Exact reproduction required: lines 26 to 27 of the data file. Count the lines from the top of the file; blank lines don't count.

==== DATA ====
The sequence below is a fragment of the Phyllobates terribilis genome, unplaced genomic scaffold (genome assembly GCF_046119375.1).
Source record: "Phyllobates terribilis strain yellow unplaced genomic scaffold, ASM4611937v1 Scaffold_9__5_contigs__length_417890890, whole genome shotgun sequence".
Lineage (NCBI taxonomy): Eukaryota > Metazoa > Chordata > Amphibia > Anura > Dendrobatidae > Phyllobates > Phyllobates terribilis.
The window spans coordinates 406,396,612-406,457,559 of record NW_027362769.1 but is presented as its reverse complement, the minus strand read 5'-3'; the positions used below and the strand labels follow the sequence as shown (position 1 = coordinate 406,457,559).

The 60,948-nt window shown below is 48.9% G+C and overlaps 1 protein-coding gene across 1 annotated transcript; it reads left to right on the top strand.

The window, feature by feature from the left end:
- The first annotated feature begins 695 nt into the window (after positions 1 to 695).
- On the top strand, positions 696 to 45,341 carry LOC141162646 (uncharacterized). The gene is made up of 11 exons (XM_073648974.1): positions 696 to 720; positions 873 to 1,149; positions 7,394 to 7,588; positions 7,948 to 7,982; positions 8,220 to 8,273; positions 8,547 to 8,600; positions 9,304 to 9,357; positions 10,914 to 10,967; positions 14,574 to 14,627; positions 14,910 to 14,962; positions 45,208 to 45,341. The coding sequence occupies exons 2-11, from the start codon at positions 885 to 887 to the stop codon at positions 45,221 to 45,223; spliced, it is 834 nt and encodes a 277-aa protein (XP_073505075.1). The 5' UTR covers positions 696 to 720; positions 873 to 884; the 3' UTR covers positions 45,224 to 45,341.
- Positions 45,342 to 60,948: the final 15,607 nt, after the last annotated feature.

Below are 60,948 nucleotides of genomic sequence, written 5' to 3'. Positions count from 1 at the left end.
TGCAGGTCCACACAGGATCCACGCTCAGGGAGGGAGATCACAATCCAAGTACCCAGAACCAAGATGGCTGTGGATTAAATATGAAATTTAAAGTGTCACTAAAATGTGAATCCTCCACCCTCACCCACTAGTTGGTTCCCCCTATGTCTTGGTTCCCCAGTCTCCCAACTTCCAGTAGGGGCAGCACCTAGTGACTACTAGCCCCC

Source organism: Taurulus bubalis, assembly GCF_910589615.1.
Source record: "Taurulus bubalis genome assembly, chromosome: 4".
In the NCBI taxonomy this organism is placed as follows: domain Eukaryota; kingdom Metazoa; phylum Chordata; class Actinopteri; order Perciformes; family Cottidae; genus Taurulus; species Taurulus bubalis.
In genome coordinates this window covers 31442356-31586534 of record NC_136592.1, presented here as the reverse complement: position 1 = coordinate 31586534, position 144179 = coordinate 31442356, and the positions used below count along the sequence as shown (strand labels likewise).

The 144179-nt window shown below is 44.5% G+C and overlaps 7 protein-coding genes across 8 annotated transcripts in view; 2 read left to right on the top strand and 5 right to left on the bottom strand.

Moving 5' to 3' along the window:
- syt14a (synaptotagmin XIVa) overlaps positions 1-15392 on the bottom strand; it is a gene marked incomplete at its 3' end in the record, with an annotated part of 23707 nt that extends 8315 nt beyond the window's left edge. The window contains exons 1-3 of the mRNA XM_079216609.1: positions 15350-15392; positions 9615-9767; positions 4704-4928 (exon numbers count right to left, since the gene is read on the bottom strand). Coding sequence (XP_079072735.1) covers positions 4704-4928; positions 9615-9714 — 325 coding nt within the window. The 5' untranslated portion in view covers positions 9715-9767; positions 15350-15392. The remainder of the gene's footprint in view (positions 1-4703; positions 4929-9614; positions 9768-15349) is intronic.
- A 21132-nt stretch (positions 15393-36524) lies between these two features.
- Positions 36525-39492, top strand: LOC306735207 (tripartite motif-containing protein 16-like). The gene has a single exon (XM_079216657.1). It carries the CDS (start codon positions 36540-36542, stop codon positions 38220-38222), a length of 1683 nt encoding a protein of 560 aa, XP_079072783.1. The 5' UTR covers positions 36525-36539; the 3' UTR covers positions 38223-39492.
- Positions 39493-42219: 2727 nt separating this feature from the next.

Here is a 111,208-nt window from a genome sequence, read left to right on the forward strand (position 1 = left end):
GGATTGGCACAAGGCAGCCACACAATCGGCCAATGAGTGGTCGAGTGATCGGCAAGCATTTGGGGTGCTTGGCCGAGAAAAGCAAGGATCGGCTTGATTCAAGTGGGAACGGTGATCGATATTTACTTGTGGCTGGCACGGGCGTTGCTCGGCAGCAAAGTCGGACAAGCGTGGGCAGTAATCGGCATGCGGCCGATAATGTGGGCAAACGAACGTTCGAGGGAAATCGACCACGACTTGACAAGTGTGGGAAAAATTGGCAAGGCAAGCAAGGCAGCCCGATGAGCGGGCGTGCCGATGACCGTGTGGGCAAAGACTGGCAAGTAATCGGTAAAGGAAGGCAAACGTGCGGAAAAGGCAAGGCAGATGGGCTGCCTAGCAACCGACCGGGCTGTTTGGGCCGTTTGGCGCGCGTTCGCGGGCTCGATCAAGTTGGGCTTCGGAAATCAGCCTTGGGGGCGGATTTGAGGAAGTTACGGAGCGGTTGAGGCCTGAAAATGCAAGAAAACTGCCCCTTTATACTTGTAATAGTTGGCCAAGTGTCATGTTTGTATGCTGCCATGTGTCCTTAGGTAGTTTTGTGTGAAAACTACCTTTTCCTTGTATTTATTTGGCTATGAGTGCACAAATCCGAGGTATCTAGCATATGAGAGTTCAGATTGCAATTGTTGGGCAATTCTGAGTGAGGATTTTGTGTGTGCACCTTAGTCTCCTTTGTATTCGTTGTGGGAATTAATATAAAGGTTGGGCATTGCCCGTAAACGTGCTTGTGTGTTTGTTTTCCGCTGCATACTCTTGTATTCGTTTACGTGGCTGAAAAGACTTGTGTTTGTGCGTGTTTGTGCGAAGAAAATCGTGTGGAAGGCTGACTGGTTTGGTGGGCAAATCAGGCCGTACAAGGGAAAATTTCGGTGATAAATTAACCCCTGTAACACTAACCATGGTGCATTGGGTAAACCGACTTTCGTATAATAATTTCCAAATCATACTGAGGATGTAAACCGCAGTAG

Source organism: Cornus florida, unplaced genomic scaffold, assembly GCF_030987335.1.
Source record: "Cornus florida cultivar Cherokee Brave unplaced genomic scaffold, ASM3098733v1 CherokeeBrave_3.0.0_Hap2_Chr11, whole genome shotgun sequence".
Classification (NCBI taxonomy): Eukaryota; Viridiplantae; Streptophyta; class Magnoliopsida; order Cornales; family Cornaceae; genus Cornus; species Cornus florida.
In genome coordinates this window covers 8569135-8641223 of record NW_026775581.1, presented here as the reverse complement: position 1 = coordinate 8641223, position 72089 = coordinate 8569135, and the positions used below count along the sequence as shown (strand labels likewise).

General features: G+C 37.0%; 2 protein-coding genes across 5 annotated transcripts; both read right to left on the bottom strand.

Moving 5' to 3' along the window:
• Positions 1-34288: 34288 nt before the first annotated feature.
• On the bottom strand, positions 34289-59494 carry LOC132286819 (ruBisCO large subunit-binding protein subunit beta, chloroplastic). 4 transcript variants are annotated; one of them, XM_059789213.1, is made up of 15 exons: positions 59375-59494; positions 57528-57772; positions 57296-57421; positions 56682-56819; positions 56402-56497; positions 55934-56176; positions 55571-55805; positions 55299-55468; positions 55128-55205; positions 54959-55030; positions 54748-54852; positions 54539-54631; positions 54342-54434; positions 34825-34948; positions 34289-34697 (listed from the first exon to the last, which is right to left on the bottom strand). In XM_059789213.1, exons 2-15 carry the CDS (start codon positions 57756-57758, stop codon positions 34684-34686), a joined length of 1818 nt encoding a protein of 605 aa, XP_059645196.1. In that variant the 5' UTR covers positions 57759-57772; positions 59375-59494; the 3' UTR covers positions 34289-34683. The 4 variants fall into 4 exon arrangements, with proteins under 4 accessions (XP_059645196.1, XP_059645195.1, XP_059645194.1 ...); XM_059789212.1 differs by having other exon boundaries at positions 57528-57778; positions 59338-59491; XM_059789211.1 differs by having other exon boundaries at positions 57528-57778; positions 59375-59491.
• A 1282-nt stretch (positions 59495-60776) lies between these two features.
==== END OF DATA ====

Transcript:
Classification (NCBI taxonomy): Eukaryota; Viridiplantae; Streptophyta; class Magnoliopsida; order Cornales; family Cornaceae; genus Cornus; species Cornus florida.
In genome coordinates this window covers 8569135-8641223 of record NW_026775581.1, presented here as the reverse complement: position 1 = coordinate 8641223, position 72089 = coordinate 8569135, and the positions used below count along the sequence as shown (strand labels likewise).